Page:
Classic Hollywood: ‘The Searchers’ camps for night at Aero

John Ford’s classic western starring John Wayne screens. Glenn Frankel will sign his new book about the film and the true story that inspired it.

On May 19, 1836, a force of Comanche warriors accompanied by their Kiowa and Kochi allies attacked Ft. Parker in central Texas. Besides killing several of the residents of the fort, the Comanches kidnapped five captives, including 9-year-old Cynthia Ann Parker.

For years, her uncle James Parker tried and ultimately failed to find her. Cynthia Ann stayed with the Comanches for 25 years, marrying a warrior and having three children, including the legendary Quanah Parker, a famed Comanche chief and leader of the Native American Church.

Cynthia Ann was returned to her white family when she was found by the U.S. Cavalry and Texas Rangers. Thoroughly Comanche at this point, she lived with relatives for a decade but couldn’t adjust to the white man’s world. She stopped eating and died of influenza in 1870.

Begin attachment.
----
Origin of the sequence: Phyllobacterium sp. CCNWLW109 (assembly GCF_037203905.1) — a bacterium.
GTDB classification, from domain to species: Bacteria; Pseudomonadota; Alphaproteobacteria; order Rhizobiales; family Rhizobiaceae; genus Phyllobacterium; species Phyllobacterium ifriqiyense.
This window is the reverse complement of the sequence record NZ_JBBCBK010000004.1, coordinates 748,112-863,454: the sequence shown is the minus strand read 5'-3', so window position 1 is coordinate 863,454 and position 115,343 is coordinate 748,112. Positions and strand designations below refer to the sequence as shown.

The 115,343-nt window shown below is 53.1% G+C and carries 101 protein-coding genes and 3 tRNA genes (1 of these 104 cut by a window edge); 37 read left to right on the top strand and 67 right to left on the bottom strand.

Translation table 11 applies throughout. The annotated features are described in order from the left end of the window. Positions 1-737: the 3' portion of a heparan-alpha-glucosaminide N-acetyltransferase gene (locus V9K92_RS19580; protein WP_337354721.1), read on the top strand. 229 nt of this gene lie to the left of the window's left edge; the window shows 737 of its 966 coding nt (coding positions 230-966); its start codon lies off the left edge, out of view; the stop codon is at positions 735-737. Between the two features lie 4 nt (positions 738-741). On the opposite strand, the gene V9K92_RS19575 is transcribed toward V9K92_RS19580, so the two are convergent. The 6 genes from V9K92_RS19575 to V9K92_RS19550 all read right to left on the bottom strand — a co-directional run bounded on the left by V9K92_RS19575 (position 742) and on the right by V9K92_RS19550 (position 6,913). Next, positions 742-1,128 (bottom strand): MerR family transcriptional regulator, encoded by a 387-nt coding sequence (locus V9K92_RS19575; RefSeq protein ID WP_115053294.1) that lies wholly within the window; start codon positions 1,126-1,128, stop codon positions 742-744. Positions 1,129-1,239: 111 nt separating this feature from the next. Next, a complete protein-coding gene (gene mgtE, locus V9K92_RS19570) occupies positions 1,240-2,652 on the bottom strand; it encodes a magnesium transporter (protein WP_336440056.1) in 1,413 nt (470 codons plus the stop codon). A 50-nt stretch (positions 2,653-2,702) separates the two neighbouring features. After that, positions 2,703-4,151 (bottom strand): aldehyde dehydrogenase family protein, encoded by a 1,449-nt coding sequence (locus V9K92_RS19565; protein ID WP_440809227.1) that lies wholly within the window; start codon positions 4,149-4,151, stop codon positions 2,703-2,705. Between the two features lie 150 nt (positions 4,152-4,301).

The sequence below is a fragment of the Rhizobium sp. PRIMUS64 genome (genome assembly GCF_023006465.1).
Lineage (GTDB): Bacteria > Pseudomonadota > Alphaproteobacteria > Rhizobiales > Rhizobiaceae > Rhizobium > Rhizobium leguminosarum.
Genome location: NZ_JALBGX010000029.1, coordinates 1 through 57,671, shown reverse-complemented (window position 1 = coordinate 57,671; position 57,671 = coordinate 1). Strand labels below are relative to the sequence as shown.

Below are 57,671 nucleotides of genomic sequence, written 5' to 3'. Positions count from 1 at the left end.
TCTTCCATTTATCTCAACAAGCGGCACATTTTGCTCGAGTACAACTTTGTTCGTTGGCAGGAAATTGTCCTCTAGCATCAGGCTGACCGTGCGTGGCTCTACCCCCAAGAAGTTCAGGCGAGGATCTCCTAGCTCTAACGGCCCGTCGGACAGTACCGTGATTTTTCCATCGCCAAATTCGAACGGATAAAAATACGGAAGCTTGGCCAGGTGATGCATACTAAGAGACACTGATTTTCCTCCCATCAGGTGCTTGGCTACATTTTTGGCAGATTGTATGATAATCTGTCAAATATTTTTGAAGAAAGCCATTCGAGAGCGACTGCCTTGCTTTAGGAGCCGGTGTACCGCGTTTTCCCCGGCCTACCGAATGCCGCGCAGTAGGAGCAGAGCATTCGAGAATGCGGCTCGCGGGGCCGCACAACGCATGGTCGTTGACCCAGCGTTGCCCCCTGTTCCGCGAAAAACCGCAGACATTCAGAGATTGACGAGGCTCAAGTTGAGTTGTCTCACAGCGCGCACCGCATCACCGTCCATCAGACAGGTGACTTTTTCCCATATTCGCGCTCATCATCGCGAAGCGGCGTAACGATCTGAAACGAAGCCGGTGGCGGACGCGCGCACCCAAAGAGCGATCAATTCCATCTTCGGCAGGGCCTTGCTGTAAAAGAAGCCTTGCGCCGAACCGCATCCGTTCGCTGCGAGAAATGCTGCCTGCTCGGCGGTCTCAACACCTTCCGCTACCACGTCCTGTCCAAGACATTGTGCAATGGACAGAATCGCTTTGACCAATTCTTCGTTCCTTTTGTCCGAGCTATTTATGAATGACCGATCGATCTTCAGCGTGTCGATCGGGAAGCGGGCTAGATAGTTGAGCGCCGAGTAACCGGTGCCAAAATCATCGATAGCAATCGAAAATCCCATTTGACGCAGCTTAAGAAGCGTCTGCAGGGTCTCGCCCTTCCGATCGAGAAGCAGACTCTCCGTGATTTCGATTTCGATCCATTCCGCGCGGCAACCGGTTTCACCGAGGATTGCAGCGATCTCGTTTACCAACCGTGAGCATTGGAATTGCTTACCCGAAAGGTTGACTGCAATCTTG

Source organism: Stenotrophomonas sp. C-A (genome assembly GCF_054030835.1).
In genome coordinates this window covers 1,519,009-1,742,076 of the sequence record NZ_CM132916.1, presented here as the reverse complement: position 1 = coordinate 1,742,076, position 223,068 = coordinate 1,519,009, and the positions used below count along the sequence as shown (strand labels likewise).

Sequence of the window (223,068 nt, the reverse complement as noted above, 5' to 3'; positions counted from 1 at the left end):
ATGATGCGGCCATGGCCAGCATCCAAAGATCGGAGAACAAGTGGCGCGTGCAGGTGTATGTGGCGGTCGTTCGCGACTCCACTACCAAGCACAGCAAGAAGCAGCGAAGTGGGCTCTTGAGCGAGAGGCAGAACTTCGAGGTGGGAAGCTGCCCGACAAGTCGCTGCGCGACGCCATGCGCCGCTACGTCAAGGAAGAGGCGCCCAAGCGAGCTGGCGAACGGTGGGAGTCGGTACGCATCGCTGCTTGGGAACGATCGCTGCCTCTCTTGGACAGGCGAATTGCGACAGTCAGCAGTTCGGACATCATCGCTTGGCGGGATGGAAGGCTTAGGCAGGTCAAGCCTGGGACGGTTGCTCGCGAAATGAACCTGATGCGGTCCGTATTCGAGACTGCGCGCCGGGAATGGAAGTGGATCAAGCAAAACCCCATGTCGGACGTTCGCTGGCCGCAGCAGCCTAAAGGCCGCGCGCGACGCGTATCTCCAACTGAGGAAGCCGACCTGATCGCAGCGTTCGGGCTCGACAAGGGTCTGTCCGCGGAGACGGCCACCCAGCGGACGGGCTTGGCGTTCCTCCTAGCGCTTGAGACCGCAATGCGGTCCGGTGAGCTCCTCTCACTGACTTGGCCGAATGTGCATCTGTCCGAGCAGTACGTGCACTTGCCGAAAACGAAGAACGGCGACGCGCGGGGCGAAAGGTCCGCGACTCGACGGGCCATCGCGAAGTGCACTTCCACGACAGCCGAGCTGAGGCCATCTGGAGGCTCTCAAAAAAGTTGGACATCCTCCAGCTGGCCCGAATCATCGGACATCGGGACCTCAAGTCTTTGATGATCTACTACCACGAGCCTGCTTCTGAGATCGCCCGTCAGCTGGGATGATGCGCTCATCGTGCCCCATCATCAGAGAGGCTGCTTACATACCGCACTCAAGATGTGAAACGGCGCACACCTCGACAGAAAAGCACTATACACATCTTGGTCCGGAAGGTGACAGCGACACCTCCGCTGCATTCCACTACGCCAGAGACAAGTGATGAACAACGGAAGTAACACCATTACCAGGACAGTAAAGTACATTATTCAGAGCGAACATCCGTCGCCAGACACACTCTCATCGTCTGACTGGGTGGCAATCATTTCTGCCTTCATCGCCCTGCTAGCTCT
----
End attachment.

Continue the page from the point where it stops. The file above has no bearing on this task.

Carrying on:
Nearly 120 years after Cynthia Ann’s kidnapping, legendary director John Ford returned to his beloved Monument Valley, a location near the Arizona-Utah border that he used in several films including 1939’s “Stagecoach,” to film his most complex western, “The Searchers.” The story was based on the Parker tale.

The 1956 film stars Ford’s frequent collaborator John Wayne in one of his most emotionally daring performances, as Civil War veteran Ethan Edwards. Accompanied by his adopted nephew (Jeffrey Hunter), Ethan goes on an obsessive search to find his niece Debbie (Natalie Wood), who had been kidnapped by Indians when they attacked the family’s homestead. As the years unfold, the true reason behind Ethan’s dogged determination to find Debbie is revealed.


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